Coach is busy dancing. Dancing. Dancing.
For bringing up Beilein's Dance Moves because I was going to Jack my second thread with this youtube link - check out 1:16 of the video! Priceless LMAO...Love Coach B!
I do not say this lightly: I think Beilein's dancing makes me even happier than Denard's does.
the rebounding issue in his post-game presser. He wasn't upset with the rebounding margin since they decided to send 3 guys back down court to prevent MSU fast break opportunities. And it seemed to work.
MSU fast break lay-ups are always my biggest fear. They always seem to have plenty of speedy guards/wings that know how to finish. Take away the break and you turn a very good team into only a good team.
philosophy for JB, it was just a one game thing. JB made the call to have only one or 2 guys crash the glass in order to thwart MSU's transition game...I'm not sure that will be a consistent strategy going forward.
This makes sense, and I understand Michigan made a lot of adjustments in order to combat State's size and also their fast break ability. That said, one lone offensive rebound is still not good at all—watching the game again, Morgan looked overmatched trying to crash the boards against State's bigs, and his poor hands cost him a couple rebounds as well.
Ace, love the new format. Great information and posted quickly.
Question: What are all the abbreviations in the table? I assume they refer to how contested a shot is, but I also wonder what you consider uncontested, medium contested, etc.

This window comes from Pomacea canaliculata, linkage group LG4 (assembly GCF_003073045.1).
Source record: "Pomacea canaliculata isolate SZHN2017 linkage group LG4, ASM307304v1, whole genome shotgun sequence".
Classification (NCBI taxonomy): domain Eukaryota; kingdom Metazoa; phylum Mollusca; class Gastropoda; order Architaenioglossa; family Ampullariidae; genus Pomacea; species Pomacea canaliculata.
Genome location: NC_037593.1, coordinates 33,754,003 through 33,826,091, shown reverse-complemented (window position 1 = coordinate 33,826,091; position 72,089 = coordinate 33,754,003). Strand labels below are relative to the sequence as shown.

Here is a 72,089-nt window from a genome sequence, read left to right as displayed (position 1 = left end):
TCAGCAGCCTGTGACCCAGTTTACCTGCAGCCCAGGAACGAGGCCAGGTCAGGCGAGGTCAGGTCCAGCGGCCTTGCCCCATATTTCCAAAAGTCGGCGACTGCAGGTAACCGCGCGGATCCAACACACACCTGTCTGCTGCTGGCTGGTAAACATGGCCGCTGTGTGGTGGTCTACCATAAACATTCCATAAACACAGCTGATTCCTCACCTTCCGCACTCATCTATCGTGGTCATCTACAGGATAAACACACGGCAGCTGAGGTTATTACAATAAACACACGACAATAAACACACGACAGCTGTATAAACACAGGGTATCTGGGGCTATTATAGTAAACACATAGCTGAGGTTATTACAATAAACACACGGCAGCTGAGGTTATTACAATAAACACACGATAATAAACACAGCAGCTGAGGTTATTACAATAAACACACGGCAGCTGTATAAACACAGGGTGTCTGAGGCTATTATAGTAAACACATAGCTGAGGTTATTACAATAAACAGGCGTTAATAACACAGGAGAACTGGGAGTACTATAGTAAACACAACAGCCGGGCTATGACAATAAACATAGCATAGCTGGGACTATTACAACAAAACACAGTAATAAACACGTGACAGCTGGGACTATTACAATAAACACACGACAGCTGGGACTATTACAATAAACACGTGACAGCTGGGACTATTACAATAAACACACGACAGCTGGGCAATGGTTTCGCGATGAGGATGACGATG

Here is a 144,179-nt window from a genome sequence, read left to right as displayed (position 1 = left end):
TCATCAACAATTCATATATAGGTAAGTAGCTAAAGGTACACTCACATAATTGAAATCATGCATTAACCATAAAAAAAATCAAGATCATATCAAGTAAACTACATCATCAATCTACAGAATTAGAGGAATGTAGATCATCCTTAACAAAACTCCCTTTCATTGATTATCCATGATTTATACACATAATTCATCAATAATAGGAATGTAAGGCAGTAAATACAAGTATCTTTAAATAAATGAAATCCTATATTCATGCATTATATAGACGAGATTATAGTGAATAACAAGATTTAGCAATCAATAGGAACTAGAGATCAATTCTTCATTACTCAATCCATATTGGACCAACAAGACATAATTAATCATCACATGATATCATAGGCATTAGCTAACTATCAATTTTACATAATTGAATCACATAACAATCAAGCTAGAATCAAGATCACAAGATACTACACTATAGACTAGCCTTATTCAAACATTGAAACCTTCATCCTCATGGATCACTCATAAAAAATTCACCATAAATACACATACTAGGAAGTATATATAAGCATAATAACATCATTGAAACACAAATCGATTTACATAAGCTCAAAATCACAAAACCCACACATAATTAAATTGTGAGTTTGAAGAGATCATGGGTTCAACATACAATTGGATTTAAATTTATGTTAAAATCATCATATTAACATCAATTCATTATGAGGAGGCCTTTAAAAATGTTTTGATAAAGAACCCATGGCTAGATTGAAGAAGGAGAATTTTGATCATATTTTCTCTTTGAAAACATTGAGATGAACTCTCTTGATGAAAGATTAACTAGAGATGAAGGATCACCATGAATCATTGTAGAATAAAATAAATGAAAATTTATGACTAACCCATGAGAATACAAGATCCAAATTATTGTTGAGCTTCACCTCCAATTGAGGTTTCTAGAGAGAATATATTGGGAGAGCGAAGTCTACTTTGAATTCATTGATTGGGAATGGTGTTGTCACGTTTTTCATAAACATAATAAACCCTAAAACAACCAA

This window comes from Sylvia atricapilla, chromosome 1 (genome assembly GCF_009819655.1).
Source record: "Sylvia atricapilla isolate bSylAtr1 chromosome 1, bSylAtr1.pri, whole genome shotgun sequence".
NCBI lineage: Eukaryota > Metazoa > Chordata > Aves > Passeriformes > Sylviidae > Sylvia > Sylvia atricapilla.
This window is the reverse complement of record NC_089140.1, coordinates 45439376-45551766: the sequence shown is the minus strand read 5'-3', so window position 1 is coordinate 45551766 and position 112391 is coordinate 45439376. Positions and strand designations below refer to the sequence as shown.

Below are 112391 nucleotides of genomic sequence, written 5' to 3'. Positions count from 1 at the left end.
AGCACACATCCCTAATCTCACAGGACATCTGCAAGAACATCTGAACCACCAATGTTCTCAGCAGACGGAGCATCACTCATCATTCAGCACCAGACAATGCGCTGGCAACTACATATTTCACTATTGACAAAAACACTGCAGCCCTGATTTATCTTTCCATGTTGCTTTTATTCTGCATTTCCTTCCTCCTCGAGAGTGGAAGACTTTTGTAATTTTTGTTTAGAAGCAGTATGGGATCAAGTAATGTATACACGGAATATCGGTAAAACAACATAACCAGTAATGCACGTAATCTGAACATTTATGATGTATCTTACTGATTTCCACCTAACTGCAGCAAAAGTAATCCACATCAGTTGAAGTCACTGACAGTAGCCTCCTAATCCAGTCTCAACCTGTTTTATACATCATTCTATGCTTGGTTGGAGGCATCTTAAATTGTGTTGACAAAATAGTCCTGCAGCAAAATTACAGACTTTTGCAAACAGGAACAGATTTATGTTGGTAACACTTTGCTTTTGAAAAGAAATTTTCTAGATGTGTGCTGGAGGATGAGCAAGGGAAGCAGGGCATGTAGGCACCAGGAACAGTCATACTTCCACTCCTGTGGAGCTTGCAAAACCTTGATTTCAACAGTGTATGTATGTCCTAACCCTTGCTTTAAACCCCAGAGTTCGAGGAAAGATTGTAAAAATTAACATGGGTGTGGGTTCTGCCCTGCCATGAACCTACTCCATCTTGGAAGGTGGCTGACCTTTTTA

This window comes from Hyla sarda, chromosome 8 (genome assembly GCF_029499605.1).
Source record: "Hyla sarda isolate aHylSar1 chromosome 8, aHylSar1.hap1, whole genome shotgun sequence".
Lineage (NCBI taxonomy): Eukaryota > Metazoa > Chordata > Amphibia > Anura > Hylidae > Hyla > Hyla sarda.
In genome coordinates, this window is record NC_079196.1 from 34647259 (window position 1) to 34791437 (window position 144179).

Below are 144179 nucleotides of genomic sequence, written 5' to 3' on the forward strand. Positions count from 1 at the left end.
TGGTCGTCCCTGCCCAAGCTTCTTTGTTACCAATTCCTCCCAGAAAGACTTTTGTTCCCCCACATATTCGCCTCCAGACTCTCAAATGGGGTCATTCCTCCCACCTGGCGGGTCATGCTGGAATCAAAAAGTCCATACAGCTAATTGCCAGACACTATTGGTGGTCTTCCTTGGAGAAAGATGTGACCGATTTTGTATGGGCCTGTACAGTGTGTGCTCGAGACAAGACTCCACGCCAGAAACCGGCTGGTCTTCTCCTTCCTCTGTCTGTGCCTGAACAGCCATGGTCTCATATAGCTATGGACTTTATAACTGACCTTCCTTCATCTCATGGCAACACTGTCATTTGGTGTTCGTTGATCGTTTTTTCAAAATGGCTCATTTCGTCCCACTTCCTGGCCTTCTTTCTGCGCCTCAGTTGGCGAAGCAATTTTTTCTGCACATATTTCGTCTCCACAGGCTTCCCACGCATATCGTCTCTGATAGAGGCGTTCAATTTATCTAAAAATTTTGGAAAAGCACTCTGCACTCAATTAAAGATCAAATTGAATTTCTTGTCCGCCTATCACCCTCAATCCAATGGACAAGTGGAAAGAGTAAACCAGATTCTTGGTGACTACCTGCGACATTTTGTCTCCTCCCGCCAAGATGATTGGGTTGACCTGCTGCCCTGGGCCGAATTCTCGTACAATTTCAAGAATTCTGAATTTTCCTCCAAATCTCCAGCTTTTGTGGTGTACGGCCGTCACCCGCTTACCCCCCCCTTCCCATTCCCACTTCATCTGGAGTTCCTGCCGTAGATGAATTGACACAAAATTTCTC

Thanks, David. I should've put a key above the table, but those stand for no contest, late contest, and heavy contest, which is how Beilein breaks things down. I'm really having a hard time trying to describe what constitutes each category—they mostly speak for themselves, but a no contest means a wide open shot where nobody gets a hand up, while a heavy contest is when the defender is in position and gets his hands up (getting a hand in a player's face is ideal defense, actually—you don't want players reaching for blocks unless they're really good at it). Late contest is when a defender gets his hand up, but after the offensive player has already started shooting and has a look at the basket. That's the best way I can think to describe the differences right now.
Ace - I had two semi-disagreements with your recap.
First, I don't think you need to worry about the OR based on this game. Against Northwestern just a few days ago Michigan had one of their best OR performances ever. I think part of it was context as you said (MSU, small lineup, etc.) but I think a lot of it was strategy. They knew they weren't going to out-rebound MSU in that way and didn't want to give up easy baskets in transition. I am far more worried about UM losing games due to poor 3pt shooting than I am offensive rebounding.
Second, and I know I'm in the minority here, I thought Smotrycz played decent in this game. Acknowledging a couple of ball handling issues, he only took 6 shots. Only two of them were even from 3-point land and one of them was "LC" in your chart. He had three LC 2-point shots and made two of them. I thought he did a good job of trying to drive to the hole instead of just shooting jumpers. If I read your chart correctly he took 4 out of 6 "good" shots. You'd like to see him make all of those obviously, but when he's clearly struggling with his outside shot I liked seeing him drive more and avoid contested outside shots as much as he did.
Along those lines, maybe a column you can add to your chart is "shot selection" where you take the ratio of LC to HC shots. If the offense is humming along perfectly you'd like to see that err heavily toward LC.
I haven't broken down film like you, but here's what I saw belein do to adjust for the hedge. UM screened Morgan's defender before the pick and roll. That slows down the hedge just enough. to alleviate pressure